Click here to view the tree via an iPlant tree browser.
Cody Hincliff in Stephen Smith's group at U. Michigan and John Cazes at TACC-iPlant compiled the tree.To view the BIEN 2 phylogeny using the iPlant Big Tree Viewer, go here (or click on the tree at left). The iPlant Tree Viewer was developed by Kris Urie (formerly at the Field Museum) and Adam Kubach (formerly at TACC), under the leadership of Karen Cranston at NESCent.
Creation of a species-level multi-gene phylogenetic tree and mapping phylogenetic diversity – We used our standardized list of New World species to query GenBank sequence records in order to calculate phylogenetic diversity. Data were gathered from the atpB-rbcL, ndhF, psbA, psbA-psbH, rbcL, and trnT-trnL-trnF marker regions using the software PHLAWD (Smith et al. 2009). Together, these genes are represented for over 65,000 species-level tip taxa from across green plants. Individually, each of these these loci is represented by the following numbers of exemplar taxa on GenBank: trnT-trnL-trnF – 45K; trnK-psbA-psbH – 18K; atpB-rbcL (incl. rbcL gene) – 28K; ndhF – 8K. Additional details on the methodology used to extract these data from GenBank and align them are presented in Hinchliff & Smith (ms in prep). The software RAxML 7.3.0 (Stamatakis 2006) was used to estimate phylogeny from this alignment using the standard single-run, unconstrained ML search method. Penalized likelihood as implemented in the program treePL (Sanderson 2002; Smith & O’Meara 2012) was used to estimate divergence times from the molecular branch lengths of this tree.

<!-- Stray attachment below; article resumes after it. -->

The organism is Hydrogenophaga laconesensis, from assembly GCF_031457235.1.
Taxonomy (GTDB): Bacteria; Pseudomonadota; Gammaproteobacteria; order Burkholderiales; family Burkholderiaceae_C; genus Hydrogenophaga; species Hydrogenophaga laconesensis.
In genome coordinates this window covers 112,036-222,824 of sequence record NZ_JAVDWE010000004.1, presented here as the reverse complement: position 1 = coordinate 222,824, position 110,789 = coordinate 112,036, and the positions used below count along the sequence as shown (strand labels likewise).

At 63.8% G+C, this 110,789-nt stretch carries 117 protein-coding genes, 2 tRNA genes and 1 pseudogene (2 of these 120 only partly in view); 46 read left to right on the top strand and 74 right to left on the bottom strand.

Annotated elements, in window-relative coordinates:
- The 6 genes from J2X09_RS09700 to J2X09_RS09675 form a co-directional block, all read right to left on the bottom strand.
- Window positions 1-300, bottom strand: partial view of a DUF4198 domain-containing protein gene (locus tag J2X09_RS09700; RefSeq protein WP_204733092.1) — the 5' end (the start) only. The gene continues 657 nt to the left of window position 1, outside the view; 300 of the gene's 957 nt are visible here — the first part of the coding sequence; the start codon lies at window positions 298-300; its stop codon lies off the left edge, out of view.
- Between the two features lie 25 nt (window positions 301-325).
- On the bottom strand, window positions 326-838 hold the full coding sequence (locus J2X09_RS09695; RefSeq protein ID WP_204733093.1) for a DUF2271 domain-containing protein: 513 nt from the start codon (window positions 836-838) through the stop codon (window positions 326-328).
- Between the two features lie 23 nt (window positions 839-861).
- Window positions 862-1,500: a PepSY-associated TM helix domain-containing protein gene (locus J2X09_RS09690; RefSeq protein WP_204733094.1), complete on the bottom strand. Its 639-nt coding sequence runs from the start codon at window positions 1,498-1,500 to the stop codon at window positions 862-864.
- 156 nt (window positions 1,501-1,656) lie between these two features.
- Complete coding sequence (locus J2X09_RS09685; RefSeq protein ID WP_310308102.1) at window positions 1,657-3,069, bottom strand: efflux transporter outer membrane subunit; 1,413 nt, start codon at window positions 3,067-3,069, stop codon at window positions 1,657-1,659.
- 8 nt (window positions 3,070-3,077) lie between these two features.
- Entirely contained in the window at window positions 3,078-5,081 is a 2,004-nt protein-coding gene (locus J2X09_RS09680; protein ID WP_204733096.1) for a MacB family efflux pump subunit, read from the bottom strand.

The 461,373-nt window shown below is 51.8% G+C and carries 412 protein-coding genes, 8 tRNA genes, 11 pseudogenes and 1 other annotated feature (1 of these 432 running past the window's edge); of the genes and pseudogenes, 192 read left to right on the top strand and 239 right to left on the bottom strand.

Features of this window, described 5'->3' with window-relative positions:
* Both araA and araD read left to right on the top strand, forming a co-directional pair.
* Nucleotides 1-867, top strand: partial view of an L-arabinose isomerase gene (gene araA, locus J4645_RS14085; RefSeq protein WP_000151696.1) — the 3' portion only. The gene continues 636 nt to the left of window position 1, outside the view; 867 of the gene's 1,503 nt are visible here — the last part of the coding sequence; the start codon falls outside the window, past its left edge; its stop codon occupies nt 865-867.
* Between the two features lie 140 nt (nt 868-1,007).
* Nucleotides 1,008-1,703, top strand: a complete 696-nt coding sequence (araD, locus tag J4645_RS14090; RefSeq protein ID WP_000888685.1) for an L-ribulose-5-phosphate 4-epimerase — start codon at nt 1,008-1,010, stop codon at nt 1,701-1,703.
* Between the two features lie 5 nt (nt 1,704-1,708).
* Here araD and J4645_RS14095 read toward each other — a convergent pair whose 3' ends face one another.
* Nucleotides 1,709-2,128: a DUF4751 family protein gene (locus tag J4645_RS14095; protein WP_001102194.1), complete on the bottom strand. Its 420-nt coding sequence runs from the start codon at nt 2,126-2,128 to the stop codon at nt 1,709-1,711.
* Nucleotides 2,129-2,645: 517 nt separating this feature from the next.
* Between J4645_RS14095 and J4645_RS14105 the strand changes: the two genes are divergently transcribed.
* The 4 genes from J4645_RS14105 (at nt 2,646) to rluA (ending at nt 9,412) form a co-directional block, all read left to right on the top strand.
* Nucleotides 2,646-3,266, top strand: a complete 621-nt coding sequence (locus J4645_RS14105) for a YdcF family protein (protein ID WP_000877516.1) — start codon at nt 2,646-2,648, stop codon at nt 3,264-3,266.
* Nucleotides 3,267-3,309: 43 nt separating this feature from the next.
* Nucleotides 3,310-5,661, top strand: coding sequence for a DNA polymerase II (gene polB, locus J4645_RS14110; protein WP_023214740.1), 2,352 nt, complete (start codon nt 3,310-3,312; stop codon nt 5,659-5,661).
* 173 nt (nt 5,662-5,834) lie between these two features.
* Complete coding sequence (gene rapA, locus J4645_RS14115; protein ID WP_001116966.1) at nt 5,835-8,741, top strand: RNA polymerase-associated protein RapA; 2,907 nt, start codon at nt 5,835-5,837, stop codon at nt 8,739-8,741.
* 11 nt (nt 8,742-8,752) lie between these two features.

Taxa not in the BIEN database were pruned from the ultrametric topology. This resulted in a base tree that contained 18,641 species for which BIEN data were available. When possible we then grafted the remaining BIEN taxa onto the base tree using taxonomy (genus membership) as a guide. Previous approaches have attached unplaced taxa as polytomies at the base of genera or families (e.g. Webb & Donoghue 2005), however this has been shown to bias some downstream analyses (Davies et al. 2012). Instead, we chose to randomly attach unplaced taxa within genera and repeat the process over an ensemble of 100 phylogenies for later analysis. Specifically, in cases where the unplaced taxon was a member of a genus that is monophyletic on the base tree, it was randomly placed within that genus. In cases where an unplaced taxon belongs to a genus that appears polyphyletic on the base phylogeny, the taxon was made sister to a randomly selected congener. Given uncertainties in automating the workflow, no efforts were made to randomly place taxa using taxonomic information above the genus level, resulting in 7,550 species out of 88,824 in BIEN2 that could not be placed on the working phylogeny in an automated fashion, as they had no congeners on the base tree.
Davies T.J., Kraft N.J.B., Salamin N. & Wolkovich E.M. (2012). Incompletely resolved phylogenetic trees inflate estimates of phylogenetic conservatism. Ecology 93, 242–247.
Sanderson M.J. (2002). Estimating absolute rates of molecular evolution and divergence times: a penalized likelihood approach. Molecular biology and evolution, 19, 101-109.
Smith S., Beaulieu J. & Donoghue M. (2009). Mega-phylogeny approach for comparative biology: an alternative to supertree and supermatrix approaches. BMC evolutionary biology, 9, 37.
Smith S.A. & O’Meara B.C. (2012). treePL: divergence time estimation using penalized likelihood for large phylogenies. Bioinformatics, 28, 2689-2690.
Stamatakis A. (2006). RAxML-VI-HPC: maximum likelihood-based phylogenetic analyses with thousands of taxa and mixed models. Bioinformatics, 22, 2688-2690.
Webb C.O. & Donoghue M.J. (2005). Phylomatic: tree assembly for applied phylogenetics. Molecular Ecology Notes, 5, 181-183.